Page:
A note on the immaterial singularity of business investment in France from 26 October 2018 highlighted the significant scale of investment in intangible assets by companies in France. In comparison with its partners, who are similar in terms of productive specialization, the French economy invests relatively more in Research and Development, software, databases and other types of intellectual property. Continue reading “On French corporate immaterial investment”

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The euro is 20 – time to grow up

By Jérôme Creel and Francesco Saraceno [1]

At age twenty, the euro has gone through a difficult adolescence. The success of the euro has not been aided by a series of problems: growing divergences; austerity policies with their real costs; the refusal in the centre to adopt expansionary policies to accompany austerity in the periphery countries, which would have minimized austerity’s negative impact, while supporting activity in the euro zone as a whole; and finally, the belated recognition of the need for intervention through a quantitative easing monetary policy that was adopted much later in Europe than in other major countries; and a fiscal stimulus, the Juncker plan, that was too little, too late. Continue reading “The euro is 20 – time to grow up”

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Brexit: the November 25th agreement

By Catherine Mathieu and Henri Sterdyniak

The United Kingdom will leave the European Union on 29 March 2019 at midnight, two years after the UK government officially announced its wish to leave the EU. Negotiations with the EU-27 officially started in April 2017. Continue reading “Brexit: the November 25th agreement”

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Non-performing loans – A danger for the Banking Union?

By Céline Antonin, Sandrine Levasseur and Vincent Touzé

The establishment of the third pillar of the Banking Union, namely the creation of a European deposit insurance scheme, has been blocked up to now. Some countries – like Germany and the Netherlands – are arguing that the risk of bank default is still too heterogeneous in the euro zone to allow deposit guarantees to be pooled. Continue reading “Non-performing loans – A danger for the Banking Union?”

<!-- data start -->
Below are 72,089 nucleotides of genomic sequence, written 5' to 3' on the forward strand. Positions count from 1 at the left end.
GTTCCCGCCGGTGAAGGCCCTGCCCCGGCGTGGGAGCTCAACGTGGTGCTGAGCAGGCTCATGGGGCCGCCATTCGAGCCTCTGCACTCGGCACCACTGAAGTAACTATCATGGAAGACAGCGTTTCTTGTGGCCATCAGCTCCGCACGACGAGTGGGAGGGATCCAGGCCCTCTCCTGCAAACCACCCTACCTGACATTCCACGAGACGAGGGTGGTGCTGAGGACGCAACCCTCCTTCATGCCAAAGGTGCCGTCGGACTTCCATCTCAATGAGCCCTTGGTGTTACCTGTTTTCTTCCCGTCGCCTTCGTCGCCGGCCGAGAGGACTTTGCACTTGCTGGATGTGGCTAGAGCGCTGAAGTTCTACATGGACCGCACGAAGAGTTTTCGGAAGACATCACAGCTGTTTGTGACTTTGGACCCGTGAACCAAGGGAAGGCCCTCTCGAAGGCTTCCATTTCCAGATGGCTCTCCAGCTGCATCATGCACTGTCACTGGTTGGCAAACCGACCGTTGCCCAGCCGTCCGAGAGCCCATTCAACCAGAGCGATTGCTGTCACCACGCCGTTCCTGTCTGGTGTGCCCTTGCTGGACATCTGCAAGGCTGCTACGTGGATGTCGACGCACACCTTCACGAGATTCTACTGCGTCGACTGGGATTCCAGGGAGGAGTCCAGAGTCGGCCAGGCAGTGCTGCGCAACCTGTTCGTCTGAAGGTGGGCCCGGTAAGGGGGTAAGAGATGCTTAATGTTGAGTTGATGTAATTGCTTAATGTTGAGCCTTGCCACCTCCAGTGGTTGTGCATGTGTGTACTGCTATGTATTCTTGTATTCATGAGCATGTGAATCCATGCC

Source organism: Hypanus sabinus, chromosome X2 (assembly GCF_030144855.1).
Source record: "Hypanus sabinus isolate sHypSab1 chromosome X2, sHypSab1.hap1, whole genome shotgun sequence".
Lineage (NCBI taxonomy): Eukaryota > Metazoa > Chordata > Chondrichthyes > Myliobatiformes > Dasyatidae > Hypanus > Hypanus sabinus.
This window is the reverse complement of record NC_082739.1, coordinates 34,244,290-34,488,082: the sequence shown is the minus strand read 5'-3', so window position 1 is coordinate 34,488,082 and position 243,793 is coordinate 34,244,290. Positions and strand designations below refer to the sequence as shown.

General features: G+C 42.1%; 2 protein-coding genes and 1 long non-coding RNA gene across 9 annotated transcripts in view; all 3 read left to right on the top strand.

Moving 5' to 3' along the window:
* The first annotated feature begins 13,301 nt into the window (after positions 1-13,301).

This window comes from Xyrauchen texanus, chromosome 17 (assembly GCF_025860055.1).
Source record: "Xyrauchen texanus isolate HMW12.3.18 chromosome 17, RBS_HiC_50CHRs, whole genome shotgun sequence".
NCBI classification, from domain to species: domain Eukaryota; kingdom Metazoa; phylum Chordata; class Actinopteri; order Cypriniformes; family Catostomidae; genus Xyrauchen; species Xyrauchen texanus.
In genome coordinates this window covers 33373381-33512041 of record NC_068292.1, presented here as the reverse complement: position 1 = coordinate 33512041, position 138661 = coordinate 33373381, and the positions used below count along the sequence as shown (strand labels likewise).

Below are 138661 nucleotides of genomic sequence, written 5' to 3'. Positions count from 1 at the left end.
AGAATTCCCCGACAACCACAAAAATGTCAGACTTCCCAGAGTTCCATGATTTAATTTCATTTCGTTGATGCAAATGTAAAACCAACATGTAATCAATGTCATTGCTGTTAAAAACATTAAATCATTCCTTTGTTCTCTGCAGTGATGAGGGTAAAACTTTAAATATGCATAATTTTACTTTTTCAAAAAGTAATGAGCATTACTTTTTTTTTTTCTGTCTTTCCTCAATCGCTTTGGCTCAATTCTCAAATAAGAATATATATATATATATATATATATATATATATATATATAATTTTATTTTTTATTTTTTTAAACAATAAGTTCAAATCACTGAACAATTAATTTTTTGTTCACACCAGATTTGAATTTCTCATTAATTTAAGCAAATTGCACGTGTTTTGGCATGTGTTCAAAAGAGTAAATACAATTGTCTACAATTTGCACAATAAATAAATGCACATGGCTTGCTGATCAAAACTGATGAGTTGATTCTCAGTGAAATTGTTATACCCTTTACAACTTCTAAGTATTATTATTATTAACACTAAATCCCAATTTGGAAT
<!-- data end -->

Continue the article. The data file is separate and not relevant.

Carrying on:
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Why some countries have fared better than other after the Great Recession

by Aizhan Shorman and Thomas Pastore

The European labor market is characterized by a great economical and institutional divergence. On the one hand, there is the German miracle constituted in part by a decrease in unemployment rate during the Great Recession. On the other, there is high unemployment in southern European countries. Continue reading “Why some countries have fared better than other after the Great Recession”

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Italy’s debt: Is the bark worse than the bite?

By Céline Antonin

The spectre of a sovereign debt crisis in Italy is rattling the euro zone. Since Matteo Salvini and Luigi di Maio came to power, their headline-catching declarations on the budget have proliferated, demonstrating their desire to leave the European budgetary framework that advocates a return to an equilibrium based on precise rules[1]. Hence the announcement of a further deterioration in the budget when the update of the Economic and Financial Document was published at the end of September 2018 frayed nerves on the financial markets and triggered a further hike in bond rates. (graphic). Continue reading “Italy’s debt: Is the bark worse than the bite?”